In 2016, 15,000 Brooklyn Airbnb hosts welcomed over 585,000 guests from around the world, earning $146 million
Airbnb is both a blessing and a curse – depending on who you ask. Hotels and many regular residents see Airbnb as a threat, particularly in cities like NYC where lack of affordable housing is a major issue and tens of thousands make their livelihoods in the tourism industry. Yet, Brooklyn Chamber of Commerce President Andrew Hoan clearly sees the benefits of the home-sharing platform as he shared recently with Kings County Politics.
In 2015, the Brooklyn Chamber of Commerce started a partnership with Airbnb to attract more visitors, travelers and business folks to Brooklyn’s neighborhoods and small businesses. Since then, a phenomem Hoan describes as the “Airbnb business cycle” has emerged: The growth of regular Airbnb hosts becoming entrepreneurs, and the growth of local businesses who benefit from the influx of Airbnb guests who visit Brooklyn’s shops, bars and restaurants.
In 2016 alone, according to Hoan, 15,000 Broolkyn Airbnb hosts welcomed over 585,000 guests from around the world, earning $146 million. Also in more remote Brooklyn neighborhoods such as East New York, Airbnb claims to have generated $20 million in direct spending to businesses.
“Travelers come to Brooklyn to experience our world-class restaurants, vibrant neighborhoods and renowned cultural scenes,” Hoan wrote. “Many find Airbnb to be an affordable and convenient alternative when visiting family or when traveling for business. More tourists in Brooklyn mean more customers for local restaurants, stores, Mom and Pop shops, and retail corridors.”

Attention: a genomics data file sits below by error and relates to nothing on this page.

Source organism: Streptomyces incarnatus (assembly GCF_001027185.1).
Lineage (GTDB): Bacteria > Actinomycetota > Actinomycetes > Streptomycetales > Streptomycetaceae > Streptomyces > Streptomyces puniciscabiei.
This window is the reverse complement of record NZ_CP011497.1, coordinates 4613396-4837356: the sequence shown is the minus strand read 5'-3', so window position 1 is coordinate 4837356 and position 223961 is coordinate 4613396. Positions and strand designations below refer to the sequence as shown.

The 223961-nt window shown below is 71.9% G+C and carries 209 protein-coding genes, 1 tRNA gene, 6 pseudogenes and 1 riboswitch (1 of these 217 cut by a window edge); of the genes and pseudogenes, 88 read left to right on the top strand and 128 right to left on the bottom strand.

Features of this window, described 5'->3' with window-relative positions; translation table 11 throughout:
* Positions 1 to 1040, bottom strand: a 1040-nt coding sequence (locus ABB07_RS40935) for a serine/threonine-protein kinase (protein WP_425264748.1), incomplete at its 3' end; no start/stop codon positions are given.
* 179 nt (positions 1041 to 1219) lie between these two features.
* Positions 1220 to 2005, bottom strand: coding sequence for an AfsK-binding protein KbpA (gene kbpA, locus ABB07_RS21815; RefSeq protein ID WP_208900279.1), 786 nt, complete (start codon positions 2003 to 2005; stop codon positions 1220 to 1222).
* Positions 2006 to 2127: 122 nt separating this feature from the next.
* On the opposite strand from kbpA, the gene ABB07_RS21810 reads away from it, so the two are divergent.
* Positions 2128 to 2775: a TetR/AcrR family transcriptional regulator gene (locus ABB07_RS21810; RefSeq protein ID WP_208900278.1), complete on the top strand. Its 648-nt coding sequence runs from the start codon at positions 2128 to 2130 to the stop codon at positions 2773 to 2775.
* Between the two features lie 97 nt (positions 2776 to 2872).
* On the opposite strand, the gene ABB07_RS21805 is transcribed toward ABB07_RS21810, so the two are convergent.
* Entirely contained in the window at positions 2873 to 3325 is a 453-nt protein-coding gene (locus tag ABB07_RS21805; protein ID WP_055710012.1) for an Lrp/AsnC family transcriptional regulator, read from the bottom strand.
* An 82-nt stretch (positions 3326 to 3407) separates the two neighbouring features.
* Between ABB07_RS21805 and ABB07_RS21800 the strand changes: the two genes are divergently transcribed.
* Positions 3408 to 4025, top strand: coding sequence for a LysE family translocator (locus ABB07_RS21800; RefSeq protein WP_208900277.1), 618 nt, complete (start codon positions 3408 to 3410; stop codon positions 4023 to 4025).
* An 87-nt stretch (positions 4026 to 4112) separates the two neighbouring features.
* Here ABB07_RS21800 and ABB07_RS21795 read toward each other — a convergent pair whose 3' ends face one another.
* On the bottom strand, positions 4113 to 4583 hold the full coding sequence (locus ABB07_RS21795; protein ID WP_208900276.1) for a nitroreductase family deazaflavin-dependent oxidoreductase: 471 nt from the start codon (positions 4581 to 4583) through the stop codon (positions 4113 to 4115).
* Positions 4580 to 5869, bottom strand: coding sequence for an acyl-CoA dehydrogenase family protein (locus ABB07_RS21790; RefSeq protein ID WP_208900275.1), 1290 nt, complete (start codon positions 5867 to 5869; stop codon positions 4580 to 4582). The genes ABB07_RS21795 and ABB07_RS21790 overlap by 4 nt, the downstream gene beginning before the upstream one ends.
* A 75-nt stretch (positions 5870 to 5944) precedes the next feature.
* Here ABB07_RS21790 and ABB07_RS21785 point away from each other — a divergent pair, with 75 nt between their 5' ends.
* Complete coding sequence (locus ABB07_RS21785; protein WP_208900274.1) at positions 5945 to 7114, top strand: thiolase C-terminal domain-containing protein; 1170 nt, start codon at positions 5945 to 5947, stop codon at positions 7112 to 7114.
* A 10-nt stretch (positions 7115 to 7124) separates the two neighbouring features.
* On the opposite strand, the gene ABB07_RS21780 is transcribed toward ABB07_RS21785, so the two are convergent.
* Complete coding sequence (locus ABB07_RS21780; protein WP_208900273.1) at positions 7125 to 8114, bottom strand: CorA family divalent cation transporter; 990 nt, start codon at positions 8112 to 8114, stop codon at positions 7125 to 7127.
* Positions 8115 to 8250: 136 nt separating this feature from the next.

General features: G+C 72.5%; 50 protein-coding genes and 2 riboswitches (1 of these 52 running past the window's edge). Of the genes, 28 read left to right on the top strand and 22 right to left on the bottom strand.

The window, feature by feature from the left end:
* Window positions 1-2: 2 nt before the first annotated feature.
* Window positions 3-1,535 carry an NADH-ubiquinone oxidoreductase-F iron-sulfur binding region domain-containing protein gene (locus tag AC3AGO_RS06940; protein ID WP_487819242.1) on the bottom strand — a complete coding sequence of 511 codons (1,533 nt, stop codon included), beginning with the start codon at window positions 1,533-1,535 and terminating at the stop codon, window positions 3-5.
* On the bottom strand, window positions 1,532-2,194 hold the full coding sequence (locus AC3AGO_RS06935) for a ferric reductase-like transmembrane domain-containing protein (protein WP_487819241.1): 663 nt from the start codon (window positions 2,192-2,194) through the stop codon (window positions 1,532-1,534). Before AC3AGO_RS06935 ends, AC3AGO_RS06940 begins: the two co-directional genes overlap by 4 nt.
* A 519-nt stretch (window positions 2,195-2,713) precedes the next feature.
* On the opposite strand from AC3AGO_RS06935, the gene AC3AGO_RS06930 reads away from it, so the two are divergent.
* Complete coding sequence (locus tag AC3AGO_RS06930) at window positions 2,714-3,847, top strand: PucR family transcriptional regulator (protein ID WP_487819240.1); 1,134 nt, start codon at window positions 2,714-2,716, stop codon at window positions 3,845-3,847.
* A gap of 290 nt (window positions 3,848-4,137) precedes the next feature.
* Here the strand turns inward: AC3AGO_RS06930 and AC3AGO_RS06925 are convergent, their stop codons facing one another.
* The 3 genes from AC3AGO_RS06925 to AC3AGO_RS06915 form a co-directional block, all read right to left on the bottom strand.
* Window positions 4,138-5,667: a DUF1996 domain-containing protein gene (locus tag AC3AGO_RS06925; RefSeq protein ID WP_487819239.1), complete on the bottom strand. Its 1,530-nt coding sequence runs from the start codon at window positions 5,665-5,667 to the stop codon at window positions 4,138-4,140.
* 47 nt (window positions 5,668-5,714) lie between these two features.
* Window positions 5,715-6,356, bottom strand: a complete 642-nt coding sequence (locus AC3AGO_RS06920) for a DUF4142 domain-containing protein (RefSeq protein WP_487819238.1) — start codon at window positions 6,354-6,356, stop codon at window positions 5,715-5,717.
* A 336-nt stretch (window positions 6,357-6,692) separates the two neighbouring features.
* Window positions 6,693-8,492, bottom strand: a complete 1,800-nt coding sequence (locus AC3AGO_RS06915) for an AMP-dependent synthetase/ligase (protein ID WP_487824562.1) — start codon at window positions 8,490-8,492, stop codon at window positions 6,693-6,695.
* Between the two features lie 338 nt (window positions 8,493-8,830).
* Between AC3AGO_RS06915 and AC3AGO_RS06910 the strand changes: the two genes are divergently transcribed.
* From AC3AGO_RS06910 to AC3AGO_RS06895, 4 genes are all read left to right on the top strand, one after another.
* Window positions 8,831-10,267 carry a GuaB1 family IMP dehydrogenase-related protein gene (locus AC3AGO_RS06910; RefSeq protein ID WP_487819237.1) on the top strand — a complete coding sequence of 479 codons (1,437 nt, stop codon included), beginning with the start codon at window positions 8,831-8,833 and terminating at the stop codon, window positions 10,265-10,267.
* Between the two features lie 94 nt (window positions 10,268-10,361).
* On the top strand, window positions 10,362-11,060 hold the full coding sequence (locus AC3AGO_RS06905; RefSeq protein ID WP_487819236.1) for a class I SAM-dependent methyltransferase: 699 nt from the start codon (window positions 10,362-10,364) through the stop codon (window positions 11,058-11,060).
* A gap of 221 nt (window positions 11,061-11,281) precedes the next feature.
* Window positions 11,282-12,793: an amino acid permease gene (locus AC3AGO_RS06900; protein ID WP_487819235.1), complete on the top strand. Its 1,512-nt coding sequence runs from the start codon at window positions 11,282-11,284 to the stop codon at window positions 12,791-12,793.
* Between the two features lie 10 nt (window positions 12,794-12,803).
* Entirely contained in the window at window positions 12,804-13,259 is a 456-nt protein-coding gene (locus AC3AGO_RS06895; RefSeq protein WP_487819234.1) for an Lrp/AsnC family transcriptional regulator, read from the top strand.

Despite these potential benefits, there is a strong opposition; not only from the hotel industry, but also affordable-housing advocates and residents have expressed their concerns that Airbnb cuts into the housing stock and forces neighbors to deal with rowdy visitors. As a result the city has cracked down aggressively on landlords who have essentially converted apartments into hotel rooms through the online platform.
A recent bill, which was introduced by State Assemblyman Joe Lentol, could allow Brooklynites to share their homes while creating strict provisions to prevent unsafe environments and the removal of permanent housing from the market. The bill also would allow Airbnb to collect taxes which could generate an estimated $90 million for the city.
“Legislators should come together and form Business Innovation Committees to oversee the protections and safety of consumers, while at the same time, encouraging and fostering an innovation ecosystem. Additionally, they can consider ways to collect and remit taxes on these new industries,” suggested Hoan. “As for Airbnb, these taxes could, and should, be directed to support the development and maintenance of affordable housing.”
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